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In report about sex abuse, a clue to the post-rubber room world

When investigators concluded that a Queens teacher had had a sexual relationship with a 13-year-old student, the city sent him home.

Two weeks later — today — police arrested I.S. 278 teacher Charles Oross and charged him with rape, criminal sexual act, and endangering the welfare of a child.

The detail about Oross being “reassigned to his home” can be found in a footnote of the report about his behavior released today by the Office of the Special Commissioner of Investigation. It offers one clue as to how the city is managing teachers accused of wrongdoing now that they cannot be sent to reassignment centers known as “rubber rooms.”

Until last year, teachers accused of inappropriate behavior languished in the rubber rooms, sometimes for years, while awaiting discipline hearings. But after Mayor Bloomberg awakened to the existence of the rooms, he pushed for them to be dismantled. Part of the city-union deal shutting the rubber rooms down was that teachers whose cases were pending trial could be given work assignments.

For a couple of weeks in November, Oross was assigned to 49-51 Chambers Street, the Emigrant Savings Bank building that houses city offices. That is a more typical destination for teachers removed from their schools in the era after rubber rooms.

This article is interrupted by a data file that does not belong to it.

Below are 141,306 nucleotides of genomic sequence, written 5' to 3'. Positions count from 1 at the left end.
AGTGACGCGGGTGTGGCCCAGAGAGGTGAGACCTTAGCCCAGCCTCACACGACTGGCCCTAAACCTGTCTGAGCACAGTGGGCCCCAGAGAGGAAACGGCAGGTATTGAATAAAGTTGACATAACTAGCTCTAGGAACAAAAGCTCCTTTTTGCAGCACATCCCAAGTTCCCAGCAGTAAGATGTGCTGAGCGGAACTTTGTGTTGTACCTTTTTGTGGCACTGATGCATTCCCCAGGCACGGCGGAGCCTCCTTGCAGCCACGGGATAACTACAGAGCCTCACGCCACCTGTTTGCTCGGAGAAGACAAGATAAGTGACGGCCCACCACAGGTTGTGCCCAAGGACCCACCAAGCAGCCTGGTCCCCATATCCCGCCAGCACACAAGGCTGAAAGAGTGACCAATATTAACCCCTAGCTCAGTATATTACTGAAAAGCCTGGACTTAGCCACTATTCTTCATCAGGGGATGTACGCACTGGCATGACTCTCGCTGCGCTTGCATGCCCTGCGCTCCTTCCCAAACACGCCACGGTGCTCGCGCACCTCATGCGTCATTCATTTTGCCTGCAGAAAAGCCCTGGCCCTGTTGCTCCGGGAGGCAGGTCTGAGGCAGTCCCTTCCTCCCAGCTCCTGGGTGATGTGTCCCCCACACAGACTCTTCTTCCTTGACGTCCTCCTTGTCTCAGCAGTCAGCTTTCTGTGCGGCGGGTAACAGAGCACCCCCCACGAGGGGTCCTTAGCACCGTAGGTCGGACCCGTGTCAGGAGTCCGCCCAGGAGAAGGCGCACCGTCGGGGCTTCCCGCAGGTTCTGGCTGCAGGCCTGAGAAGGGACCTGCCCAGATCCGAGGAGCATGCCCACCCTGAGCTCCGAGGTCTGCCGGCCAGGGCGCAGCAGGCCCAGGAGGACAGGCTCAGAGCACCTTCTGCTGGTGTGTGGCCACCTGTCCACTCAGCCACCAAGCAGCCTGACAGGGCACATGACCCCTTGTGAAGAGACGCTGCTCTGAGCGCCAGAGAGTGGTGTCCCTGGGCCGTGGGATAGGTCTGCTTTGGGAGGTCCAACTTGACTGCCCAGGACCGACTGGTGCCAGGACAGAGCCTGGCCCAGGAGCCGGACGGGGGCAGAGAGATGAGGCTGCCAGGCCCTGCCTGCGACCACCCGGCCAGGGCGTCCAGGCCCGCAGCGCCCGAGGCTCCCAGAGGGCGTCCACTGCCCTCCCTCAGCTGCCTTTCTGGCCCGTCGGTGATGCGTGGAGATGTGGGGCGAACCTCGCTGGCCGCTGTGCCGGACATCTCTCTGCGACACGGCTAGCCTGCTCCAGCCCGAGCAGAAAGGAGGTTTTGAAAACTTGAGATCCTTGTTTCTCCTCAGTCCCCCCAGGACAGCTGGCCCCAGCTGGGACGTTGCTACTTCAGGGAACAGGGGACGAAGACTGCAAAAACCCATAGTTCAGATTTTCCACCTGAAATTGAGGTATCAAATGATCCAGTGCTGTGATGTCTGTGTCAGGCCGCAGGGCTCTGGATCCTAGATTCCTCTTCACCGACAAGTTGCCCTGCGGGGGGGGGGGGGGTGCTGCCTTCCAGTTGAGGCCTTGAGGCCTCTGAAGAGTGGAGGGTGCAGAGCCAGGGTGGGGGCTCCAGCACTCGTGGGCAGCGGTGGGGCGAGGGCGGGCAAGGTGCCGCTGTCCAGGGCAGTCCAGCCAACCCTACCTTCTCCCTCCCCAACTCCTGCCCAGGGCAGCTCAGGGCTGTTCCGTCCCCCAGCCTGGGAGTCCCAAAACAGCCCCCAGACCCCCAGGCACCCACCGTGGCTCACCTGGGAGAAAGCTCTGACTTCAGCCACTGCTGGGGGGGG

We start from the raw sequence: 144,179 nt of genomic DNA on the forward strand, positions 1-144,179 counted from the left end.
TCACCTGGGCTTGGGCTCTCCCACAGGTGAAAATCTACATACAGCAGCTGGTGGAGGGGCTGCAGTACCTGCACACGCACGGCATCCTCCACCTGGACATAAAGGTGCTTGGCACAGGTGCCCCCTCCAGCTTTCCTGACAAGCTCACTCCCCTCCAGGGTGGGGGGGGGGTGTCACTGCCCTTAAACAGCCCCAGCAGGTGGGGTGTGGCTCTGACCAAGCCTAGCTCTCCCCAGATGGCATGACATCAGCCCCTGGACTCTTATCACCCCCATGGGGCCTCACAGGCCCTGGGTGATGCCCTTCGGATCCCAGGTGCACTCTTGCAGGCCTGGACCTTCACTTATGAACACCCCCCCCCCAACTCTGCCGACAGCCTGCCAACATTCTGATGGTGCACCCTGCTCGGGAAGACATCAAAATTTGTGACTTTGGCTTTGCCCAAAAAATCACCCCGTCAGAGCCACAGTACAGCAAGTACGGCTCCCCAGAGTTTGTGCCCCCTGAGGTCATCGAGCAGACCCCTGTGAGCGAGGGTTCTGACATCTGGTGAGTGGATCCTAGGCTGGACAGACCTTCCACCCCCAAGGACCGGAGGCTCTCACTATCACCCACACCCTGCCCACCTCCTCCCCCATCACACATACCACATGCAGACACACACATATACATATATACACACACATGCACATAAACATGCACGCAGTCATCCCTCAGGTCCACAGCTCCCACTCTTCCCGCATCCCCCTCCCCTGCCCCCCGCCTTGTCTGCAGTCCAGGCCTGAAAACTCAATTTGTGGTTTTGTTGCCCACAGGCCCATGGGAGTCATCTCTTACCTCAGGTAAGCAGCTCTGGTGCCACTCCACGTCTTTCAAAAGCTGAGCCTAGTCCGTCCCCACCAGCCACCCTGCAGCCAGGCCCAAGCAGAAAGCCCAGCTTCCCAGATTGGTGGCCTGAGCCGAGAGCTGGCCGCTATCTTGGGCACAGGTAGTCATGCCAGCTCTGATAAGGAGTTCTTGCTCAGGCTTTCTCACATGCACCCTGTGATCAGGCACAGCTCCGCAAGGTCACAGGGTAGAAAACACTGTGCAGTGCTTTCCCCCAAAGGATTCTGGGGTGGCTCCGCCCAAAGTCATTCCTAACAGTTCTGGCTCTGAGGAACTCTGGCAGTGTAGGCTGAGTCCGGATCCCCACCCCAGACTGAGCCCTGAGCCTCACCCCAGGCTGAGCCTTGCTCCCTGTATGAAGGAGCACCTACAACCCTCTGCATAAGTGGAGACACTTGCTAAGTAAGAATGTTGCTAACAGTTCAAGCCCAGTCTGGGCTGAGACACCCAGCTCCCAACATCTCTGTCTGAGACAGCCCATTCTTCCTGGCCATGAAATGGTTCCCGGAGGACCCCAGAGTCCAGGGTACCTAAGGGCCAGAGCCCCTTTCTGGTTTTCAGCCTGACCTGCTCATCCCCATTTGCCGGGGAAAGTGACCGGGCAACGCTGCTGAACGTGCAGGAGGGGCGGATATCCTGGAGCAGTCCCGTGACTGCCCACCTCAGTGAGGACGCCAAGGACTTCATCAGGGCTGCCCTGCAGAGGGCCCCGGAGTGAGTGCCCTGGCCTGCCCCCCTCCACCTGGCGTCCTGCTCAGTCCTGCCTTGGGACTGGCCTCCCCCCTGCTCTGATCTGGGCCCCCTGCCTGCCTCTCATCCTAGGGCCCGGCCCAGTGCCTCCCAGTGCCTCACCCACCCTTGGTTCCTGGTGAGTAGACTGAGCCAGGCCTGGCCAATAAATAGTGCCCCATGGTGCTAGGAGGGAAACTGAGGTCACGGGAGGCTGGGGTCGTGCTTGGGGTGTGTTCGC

But city and union officials said today that the rubber room deal had introduced the possibility of assigning teachers to their homes.

They said the option is used rarely, and only in extreme cases. The SCI report says Oross’s home assignment was for “during his regular workday hours” and notes that he was “subject to random contact or visitation” during that time.

Special Commissioner of Investigation Richard Condon launched the investigation into Oross in August, after a tipster reported his behavior to the New York Police Department’s Crime Stoppers Unit. Condon recommended that the DOE move to terminate Oross and bar him from any employment in or around city schools in the future.